Amy Thinks Deep

philosophy for the curious soul 

The Art of Listening in Silence

When I was younger, my mother practiced what we called "quiet time." This was a time for the noise of electronics to dissipate, for us to stay quietly in our rooms, to find our own quiet space inside. We were allowed to do whatever in our rooms as long as it didn't cause noise.

Even though I don't remember what I did during that quiet hour, I do remember hearing silence. I remember how it was a beautiful hour of peace.

Meditation is also a time of peace, quietness, stillness. Sometimes during meditation, I will sit quietly and still, just intentionally listening. It provides refreshment to the body, mind, and soul. During true silence, life feels a bit different. When we quiet down other disturbances from outward life, we start to hear what is going on internally. For example, in a man-made chamber engineered specifically to be the quietest existence on Earth, people who have experienced absolute silence start to hear their own breathing and heartbeat loud and clear.

Now listening is an art in which one must master the mind. I believe I have an extra step toward this because of practicing when I was a kid, during quiet time. Because of that practice, I easily remember how to return to a state of quietude. 

My nemesis for meditation is usually daydreaming. My daydreams usually lead me to imagine how certain events play out if X happened instead of Y. Though daydreaming and listening may look alike from the outside, they are quite opposites.

Daydreaming is keeping the mind busy - essentially, just amusing the mind so it isn't bored. In a state of silence, we may run into what we term boredom. But boredom in this case reveals the opportunity for listening. Boredom is a lack of entertainment through activity. When we get to a state of boredom, we find that our mind cannot tolerate such stillness and needs entertainment. Yet our mind is still very active, desperately in search for something for us to think about or do.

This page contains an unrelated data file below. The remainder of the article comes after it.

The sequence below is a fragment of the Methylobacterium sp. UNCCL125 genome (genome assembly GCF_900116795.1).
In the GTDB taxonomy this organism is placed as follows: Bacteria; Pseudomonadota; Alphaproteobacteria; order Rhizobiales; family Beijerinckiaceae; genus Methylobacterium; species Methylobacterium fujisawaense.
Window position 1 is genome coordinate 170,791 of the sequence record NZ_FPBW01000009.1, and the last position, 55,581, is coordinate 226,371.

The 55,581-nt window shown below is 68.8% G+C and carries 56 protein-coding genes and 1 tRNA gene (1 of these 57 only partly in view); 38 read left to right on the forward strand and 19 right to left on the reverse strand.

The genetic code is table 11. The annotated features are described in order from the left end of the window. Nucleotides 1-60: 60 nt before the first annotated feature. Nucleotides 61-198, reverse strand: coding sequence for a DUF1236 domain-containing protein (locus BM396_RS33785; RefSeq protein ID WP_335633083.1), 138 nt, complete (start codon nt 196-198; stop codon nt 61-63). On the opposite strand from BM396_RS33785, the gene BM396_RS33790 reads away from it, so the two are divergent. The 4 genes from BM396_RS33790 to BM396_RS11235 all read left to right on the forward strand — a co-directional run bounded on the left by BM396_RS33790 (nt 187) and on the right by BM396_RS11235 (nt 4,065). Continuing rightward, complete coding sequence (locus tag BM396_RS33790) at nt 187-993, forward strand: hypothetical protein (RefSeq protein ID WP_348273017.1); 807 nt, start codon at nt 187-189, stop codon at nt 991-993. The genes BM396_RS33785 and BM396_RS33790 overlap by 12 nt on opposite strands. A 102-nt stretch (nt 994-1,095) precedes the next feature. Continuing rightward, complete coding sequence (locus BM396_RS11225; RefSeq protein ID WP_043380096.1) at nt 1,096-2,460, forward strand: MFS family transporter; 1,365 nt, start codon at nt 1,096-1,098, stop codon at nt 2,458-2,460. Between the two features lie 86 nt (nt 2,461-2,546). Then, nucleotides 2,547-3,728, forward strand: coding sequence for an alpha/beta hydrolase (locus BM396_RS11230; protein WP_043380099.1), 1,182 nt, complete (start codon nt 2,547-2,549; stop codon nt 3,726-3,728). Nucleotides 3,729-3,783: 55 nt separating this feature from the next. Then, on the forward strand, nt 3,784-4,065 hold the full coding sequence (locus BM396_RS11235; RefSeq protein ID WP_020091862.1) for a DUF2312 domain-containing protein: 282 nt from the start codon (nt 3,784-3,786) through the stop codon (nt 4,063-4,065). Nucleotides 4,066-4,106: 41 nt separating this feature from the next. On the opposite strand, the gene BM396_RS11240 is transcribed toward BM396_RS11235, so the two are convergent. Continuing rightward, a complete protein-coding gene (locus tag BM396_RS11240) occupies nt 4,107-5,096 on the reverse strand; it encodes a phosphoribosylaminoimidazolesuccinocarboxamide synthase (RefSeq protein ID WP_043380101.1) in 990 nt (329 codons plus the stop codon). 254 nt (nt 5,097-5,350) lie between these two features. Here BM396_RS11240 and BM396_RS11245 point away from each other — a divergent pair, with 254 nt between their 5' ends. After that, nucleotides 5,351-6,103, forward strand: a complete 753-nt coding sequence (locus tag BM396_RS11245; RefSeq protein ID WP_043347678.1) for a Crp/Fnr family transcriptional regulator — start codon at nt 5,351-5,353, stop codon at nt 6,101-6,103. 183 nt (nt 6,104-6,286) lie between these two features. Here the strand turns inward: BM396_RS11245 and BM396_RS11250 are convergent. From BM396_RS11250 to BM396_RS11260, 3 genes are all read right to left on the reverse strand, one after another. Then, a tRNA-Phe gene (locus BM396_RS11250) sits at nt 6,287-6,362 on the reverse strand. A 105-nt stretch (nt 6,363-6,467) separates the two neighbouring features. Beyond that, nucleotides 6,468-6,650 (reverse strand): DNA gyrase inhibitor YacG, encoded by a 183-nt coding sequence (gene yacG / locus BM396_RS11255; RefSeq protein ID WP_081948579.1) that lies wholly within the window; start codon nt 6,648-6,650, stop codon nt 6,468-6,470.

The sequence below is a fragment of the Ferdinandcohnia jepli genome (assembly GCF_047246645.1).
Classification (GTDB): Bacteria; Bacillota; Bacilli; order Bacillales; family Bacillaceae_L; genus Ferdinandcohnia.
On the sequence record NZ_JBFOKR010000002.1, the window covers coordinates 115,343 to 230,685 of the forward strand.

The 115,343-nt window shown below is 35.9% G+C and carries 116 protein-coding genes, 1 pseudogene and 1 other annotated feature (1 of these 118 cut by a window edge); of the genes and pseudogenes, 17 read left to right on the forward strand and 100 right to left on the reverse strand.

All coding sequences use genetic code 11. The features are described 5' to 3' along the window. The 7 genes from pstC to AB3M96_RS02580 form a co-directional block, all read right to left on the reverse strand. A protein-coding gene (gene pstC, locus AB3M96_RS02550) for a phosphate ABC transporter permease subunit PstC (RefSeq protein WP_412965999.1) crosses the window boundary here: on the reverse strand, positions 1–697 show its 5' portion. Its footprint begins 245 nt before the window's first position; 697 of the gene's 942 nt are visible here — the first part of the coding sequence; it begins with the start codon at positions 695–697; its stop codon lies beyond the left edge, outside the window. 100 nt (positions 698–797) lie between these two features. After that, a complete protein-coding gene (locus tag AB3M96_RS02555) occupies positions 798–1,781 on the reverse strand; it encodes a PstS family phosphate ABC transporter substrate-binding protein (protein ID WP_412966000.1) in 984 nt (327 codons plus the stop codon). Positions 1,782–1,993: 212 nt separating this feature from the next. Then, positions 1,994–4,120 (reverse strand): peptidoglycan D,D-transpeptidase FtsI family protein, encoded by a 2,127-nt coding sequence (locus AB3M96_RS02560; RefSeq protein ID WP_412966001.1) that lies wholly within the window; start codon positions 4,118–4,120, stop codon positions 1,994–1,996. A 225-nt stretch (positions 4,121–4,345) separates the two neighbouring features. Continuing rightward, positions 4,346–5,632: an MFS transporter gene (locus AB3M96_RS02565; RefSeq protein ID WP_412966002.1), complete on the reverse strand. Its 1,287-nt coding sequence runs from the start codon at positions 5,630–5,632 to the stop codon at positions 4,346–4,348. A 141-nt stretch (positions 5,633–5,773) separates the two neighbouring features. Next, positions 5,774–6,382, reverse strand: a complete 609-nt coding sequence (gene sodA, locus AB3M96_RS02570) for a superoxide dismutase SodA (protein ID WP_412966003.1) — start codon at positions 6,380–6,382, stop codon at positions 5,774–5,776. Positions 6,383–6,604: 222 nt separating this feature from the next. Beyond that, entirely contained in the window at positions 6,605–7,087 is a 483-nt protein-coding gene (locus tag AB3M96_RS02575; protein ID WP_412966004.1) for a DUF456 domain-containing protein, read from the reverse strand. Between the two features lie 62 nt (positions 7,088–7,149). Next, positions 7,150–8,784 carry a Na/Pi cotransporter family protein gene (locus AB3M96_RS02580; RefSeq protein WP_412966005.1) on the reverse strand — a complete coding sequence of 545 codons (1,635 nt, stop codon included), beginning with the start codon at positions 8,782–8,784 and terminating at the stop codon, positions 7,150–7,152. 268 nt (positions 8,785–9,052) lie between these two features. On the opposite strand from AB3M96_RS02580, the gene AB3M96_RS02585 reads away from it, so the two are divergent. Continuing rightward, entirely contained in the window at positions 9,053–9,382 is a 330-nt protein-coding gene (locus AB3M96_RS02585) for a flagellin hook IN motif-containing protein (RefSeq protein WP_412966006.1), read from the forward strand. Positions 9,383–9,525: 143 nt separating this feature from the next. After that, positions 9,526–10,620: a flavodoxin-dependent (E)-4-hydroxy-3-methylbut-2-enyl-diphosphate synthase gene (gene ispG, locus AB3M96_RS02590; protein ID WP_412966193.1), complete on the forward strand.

During meditation, the chatter and entertainment for the mind ceases and one begins to quiet down internally. As distractions may arise in meditation, as they usually do, the mind finds these distractions, well, distracting and wants to be entertained by anything that crosses its path. The mind, if not trained, is weak to orders of the will. In order to silence the mind, you must teach it to listen. Listening is a task that the mind can "do" and remain still and quiet.

Listening goes like this. When one releases distractions, daydreams, singing songs, etc. from the mind, the mind is left with nothing to do. Listening only occurs when one is attentive to another's mind activity. Much like within meditation, an empty space is reserved for an phenomenon to occur. With listening, the phenomenon occurring is expression through words, which originate from a different person's mind. 

In the case of quieting oneself during something like "quiet time" and listening to whatever reveals itself, one will find that the phenomenon that occurs is beautiful and valuable. Listening (not listening to something) is reserving an empty space for something magical to occur. 

Have you ever tried some quiet time? Have you ever tried listening in the silence? Next time you do reserve this special time for listening, turn off your cell phone. I mean, power the device off. We don't realize it, but it does make a difference if you quiet down without its power blaring through our minds. I can hear an audible difference. See if you can too.

Listen to the silence. It speaks. Save it an empty seat.

Go Back


Search Blog

Want to Read More?

Join the deepest newsletter ever!